- What is the psychosocial well-being of women with early breast cancer who have relapsed, and what monetary costs may they experience?
- What are the psychosocial and out-of-pocket monetary costs for carers and families of women who had early breast cancer who have relapsed?
- What are the costs to society in resource use for women who had early breast cancer who have relapsed?
RAND Europe conducted a study on the societal impact of early breast cancer. This study was divided into three interconnected phases, which together aim to enrich the evidence base on the broader health, societal and economic impacts of treatment of early breast cancer, using a mixed methods approach. In the second phase of our programme we undertook a systematic review of the non-clinical burden of a recurrence event following treatment for early breast cancer. The systematic review sought to address the psychosocial and broader economic costs of women with early breast cancer who have recurred, their carers, families and broader society. We found that the majority of evidence available in the literature on the impact of breast cancer recurrence following treatment for early breast cancer focused on the psychosocial well-being of women who have experienced a recurrence of breast cancer, following initial treatment. There was a limited body of evidence of the impact of recurrence on the patient's relationship with their spouse, and even less of the impact of breast cancer on the spouse — other than fatigue. There was a limited number of studies presenting the impact of early breast cancer on the wider health system and society overall. Surprisingly, there was a lack of qualitative research on psychosocial well-being in patients and carers, or on time off work and out-of-pocket expenses for both groups. These results highlight that there is a multifaceted psychological burden for women treated for early breast cancer who go on to experience a recurrence, and there is some evidence of psychological burden on spouses and wider society.
- There are inconsistencies in the measurement and definitions for many of the non-clinical outcomes of breast cancer recurrence following treatment for early breast cancer.
- Recurrence of breast cancer results in significantly greater cancer-specific stress, greater use of antidepressants, higher levels of self-esteem and lower frequency of sexual intercourse than in women who were also treated for early breast cancer but remain disease-free.
- The evidence did not demonstrate a difference in mood, body image, social distress, social support, emotional functioning, mental health, fatigue, sexual satisfaction, insomnia or quality of life between women with breast cancer recurrence and women who remained disease-free.
- There was conflicting evidence on the outcomes of depression and anxiety, dyadic satisfaction and financial difficulties experienced by women who had a breast cancer recurrence compared with those who remained disease-free.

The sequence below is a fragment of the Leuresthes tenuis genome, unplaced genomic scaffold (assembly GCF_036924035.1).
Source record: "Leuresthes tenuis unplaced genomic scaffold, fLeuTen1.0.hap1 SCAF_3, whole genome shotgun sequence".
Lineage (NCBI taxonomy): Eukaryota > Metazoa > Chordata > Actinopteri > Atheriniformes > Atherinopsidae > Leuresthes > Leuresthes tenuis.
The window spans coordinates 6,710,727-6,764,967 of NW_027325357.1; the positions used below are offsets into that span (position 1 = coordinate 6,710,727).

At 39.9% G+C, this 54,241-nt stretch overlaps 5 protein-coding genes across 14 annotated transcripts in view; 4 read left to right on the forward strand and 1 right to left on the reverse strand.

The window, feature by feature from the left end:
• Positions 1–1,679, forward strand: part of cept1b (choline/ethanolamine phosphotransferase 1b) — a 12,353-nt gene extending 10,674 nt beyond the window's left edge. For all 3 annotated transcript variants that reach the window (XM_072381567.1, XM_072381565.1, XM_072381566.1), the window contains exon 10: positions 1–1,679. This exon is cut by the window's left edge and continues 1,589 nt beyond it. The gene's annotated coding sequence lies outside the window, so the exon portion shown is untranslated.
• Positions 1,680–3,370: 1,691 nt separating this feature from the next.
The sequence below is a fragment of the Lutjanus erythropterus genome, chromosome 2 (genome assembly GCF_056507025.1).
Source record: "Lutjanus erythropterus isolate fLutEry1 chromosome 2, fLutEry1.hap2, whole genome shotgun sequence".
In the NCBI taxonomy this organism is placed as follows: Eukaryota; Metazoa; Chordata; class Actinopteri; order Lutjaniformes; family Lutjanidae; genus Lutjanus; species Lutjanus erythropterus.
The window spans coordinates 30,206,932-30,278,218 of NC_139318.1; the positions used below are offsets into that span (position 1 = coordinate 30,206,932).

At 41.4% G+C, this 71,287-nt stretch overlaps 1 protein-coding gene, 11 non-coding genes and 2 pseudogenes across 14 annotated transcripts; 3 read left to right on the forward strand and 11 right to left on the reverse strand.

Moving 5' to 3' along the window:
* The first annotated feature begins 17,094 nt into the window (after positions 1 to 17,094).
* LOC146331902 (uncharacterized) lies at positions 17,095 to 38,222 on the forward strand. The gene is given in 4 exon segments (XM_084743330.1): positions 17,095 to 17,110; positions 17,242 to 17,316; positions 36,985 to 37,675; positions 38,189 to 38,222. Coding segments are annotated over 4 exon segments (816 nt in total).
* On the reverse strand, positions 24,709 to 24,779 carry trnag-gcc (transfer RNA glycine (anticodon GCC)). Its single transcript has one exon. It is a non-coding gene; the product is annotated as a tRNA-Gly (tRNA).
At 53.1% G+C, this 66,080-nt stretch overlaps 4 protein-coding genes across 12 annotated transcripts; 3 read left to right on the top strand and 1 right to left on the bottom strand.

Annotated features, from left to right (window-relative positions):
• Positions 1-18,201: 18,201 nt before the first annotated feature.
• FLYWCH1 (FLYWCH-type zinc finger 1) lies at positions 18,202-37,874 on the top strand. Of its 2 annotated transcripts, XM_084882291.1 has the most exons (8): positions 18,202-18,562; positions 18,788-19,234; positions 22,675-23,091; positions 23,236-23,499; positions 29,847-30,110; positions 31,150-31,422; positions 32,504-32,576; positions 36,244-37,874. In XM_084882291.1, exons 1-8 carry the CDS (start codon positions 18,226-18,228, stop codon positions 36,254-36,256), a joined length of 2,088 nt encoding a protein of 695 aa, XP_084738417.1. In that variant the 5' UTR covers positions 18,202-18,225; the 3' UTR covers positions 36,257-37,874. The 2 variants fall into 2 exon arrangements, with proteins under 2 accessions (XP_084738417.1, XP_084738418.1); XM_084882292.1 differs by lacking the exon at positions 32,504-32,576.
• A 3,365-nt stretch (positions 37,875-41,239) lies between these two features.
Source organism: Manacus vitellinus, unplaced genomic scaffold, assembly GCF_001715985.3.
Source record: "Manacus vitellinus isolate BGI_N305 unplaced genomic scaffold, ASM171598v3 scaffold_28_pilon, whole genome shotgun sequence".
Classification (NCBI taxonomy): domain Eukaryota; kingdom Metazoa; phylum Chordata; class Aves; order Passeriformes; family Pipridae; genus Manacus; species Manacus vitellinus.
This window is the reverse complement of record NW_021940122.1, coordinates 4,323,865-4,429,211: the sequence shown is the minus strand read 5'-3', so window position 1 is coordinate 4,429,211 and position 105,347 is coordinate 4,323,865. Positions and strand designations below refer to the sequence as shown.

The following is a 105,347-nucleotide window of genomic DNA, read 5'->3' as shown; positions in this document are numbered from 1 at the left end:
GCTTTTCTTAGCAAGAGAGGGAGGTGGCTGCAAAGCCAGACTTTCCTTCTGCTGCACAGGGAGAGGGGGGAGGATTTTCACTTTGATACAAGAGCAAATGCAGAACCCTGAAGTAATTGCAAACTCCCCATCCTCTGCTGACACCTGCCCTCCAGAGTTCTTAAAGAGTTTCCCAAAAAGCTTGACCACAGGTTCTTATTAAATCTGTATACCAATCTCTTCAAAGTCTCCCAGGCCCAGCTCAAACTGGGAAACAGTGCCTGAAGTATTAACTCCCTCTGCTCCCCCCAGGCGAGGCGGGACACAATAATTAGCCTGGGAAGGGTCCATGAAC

- Quality of life scores were higher in women undergoing breast-conserving treatment than in healthy women.
- Body image, breast sexual functioning and social functioning were all found to be lower in women who underwent a mastectomy than in those who had breast-conserving treatment.
- When undergoing treatment, fatigue and depression were greater, and quality of life and sexual enjoyment lower, than in those who had finished treatment.
- There is a lack of evidence of outcomes for carers of patients who experience a recurrence following treatment for early breast cancer.
- Patients who experienced recurrent breast cancer had significantly higher total healthcare costs than patients where the breast cancer did not recur, as a result of costs of treating breast cancer recurrence.
Table of Contents
Data extraction table template
Quality and risk of bias assessments
Detailed outcome tables for results
Studies excluded at full text review stage
Overview of included studies
The research described in this report was sponsored by F. Hoffmann-La Roche Ltd and conducted by RAND Europe.
This report is part of the RAND Corporation research report series. RAND reports present research findings and objective analysis that address the challenges facing the public and private sectors. All RAND reports undergo rigorous peer review to ensure high standards for research quality and objectivity.
Permission is given to duplicate this electronic document for personal use only, as long as it is unaltered and complete. Copies may not be duplicated for commercial purposes. Unauthorized posting of RAND PDFs to a non-RAND Web site is prohibited. RAND PDFs are protected under copyright law. For information on reprint and linking permissions, please visit the RAND Permissions page.
The RAND Corporation is a nonprofit institution that helps improve policy and decisionmaking through research and analysis. RAND's publications do not necessarily reflect the opinions of its research clients and sponsors.